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PREFATORY CHARACTERS of the several
Printed by A. DONALDSON, and fold`at his
M DCC LXVII.
THE EDITOR'S PREFACE.
TILTON is reprefented to have been a great go
nius, endued with an uncommon strength of
fancy and extent of imagination ; an incomparable poet, master of most languages, and thoroughly versed in the several branches of learning. He is ilyled the Prince of English poets. His poetical writings are admired by the ingenious of all persuasions; and men of the greatest eminence in the republic of letters have been employed in illustrating his beauties. His PARADISE Lost is said to be the flower of epic poefy, one of the greatest efforts of genius, and to be equal at least, if not superior to the noblest productions of antiquity. These are the declared sentiments of men of the first rank in criticism: So that for us to say any thing of his poetical character, is unnecessary, nay would be improper. Our province is to give a correct edition of his poems; and such, we Hatter ourselves, the reader will find in these two volumes.
Of the several editions of Milton's poetical works, that published by Dr. Thomas Newton is generally allowed to be the best and most correct, As we have made that edition our standard, it may not be improper to give an account of the method he used in conducing it.
As to the PARADISE Lost, Dr. Newton obferves, that the editors of Milton have a considerable advantage over the editors of Shakespeare.'“ For" (says he) the first editions of Shakespeare's works being “ printed from the incorrect copies of the players, " there is more room left for conjectures and emen“dations; and as, according to the old proverb, Be“ ne qui conjiciet, vatem hunc perhibebo optimun, the " best gueffer was the best diviner; so he may be said “ in some measure too to be the best editor of Shake* Speare; as Mr. Warburton hath proved himself by variety of conjectures, and many of them very hap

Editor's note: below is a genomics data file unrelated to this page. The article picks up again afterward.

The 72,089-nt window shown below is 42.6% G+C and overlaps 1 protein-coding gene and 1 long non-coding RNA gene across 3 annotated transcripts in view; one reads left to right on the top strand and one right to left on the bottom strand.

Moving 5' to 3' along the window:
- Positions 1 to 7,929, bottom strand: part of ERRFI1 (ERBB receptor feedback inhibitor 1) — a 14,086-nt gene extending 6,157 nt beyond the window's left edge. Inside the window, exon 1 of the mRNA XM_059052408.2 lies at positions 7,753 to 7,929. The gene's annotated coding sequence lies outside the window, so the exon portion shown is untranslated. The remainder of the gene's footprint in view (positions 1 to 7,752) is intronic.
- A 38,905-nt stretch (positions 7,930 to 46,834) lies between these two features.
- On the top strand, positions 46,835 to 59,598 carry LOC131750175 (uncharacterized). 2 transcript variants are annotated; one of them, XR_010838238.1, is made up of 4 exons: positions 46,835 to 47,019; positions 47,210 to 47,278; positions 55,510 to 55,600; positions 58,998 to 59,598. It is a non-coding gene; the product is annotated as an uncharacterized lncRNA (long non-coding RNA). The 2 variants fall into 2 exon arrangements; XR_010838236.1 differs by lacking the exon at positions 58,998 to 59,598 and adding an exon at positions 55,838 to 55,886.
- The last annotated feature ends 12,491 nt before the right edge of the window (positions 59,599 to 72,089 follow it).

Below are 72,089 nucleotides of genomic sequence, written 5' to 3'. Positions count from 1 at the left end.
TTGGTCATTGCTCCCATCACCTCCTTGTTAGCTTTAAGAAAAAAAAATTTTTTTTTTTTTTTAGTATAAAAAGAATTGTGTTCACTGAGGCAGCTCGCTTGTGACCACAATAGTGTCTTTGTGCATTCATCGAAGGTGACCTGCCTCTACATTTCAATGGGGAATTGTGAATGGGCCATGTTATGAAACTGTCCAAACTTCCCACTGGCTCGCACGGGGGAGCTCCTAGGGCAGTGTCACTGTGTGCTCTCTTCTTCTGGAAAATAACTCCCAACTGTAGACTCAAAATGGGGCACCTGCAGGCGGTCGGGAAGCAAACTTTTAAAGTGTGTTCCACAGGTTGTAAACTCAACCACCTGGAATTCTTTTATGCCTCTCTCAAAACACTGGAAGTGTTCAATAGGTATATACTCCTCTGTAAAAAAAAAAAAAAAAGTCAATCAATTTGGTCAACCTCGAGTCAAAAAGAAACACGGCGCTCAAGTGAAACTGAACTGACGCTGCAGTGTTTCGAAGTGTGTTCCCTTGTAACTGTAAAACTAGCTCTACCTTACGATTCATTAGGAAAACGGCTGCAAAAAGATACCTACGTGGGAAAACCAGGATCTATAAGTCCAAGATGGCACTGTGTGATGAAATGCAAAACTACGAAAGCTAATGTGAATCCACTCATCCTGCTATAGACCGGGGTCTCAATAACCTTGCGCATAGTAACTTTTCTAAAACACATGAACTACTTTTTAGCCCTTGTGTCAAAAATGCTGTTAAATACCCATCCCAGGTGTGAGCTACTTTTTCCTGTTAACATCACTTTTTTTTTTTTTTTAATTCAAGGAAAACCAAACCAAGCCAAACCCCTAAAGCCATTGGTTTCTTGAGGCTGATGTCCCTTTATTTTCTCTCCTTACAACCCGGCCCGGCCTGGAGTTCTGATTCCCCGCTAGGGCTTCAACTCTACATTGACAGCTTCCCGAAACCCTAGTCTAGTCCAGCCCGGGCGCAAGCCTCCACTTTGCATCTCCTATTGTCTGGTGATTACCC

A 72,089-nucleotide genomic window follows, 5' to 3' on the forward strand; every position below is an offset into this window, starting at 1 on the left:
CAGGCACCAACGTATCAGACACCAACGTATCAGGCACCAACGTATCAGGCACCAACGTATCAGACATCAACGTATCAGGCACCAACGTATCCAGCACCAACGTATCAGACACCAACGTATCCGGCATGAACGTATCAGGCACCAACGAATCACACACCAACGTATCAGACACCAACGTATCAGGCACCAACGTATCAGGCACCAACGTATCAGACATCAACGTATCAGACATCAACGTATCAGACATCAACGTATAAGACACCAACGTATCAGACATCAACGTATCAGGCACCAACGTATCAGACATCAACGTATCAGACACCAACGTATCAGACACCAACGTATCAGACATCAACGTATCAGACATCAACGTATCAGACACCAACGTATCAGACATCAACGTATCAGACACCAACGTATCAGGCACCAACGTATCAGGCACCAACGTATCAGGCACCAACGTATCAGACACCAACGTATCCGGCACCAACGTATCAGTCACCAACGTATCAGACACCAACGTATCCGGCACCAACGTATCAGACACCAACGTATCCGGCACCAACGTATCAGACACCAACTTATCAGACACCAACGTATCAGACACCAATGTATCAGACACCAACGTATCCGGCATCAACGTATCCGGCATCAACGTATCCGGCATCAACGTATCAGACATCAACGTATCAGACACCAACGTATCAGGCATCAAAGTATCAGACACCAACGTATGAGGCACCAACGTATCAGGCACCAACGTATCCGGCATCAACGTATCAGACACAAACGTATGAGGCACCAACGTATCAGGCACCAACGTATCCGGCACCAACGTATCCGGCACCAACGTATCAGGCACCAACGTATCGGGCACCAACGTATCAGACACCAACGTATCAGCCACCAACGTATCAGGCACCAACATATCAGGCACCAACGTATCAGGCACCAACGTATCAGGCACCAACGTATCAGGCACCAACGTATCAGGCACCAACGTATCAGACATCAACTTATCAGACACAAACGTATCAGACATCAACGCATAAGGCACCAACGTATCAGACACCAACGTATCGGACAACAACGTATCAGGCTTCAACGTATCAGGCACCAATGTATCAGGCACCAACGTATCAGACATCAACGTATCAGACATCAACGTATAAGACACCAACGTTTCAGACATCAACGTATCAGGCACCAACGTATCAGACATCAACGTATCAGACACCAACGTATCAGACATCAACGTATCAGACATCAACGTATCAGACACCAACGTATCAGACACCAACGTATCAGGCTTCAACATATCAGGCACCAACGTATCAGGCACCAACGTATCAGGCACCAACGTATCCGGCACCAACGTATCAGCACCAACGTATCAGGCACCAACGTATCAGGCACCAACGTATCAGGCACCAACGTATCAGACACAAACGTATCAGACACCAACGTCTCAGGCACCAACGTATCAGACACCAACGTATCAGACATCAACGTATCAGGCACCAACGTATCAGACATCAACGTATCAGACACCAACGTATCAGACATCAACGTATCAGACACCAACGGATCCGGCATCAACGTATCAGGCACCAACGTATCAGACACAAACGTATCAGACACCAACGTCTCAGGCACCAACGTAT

py ones, upon the most difficult passages. But we " who undertake to publish MILTON'S PARADISE
Lost, are not reduced to that uncertainty : We
are not left floating in the wide ocean of conjecture, “ hat have a chart and compass to steer by; we have “ an authentic copy to follow in the two editions
printed in his own lifetime, and have only to cor“ re&t what may be supposed to be the errors of the
press, or mistakes occasioned by the author's blind. ** ness.
These two editions then, the first in ten; “ books printed in a small 4to [in 1667], and the se. • cond in twelve books printed in a small octavo [in.
1674.], are proposed as our standard. Some: " alterations indeed are necessary to be made in con, · feqnence of the late improvements in printing, with:
regard to the use of capital letters, Italic characters, and the spelling of some words. -Milton's. own pointing we generally observe, because it is.
generally right. - In a word, we approve of " the two first editions in the main, though we can-" not think that they ought to be followed (as fome: “ have advised) letter for letter, and point for point. ** We desire to transcribe all their excellencies, but
have no notion of perpetuating their faults and. era* rors.”
As: to the poems in the second volume; Newtoni jays, “Of the Paradise Regain'd and Samfon. Agonistes, " there was only one edition in Milton's lifetime, ini “ the year 1671; and this we have made our stans« dard, correcting only what the author himself or would have corrected. Dr. Bentley pronounces it 66 to be without faults : But there is a large table of.
errata at the end, which; instead of being emended, “ have rather been augmented in the following edi
tions, and were never corrected in any edition that - I have seen before the present. Of the other poems: “ there were two editions in Milton's lifetime; the “ first in 1645, before he was blind ; and the other, “ with some additions, in 1673. Of the Masque there
was likewise an edition published by Mr. Henry “ Lawes, in 1637: And of the Masque and several or other poems there are extant copies in Milton's own so hind writing, preserved in the library of Trinity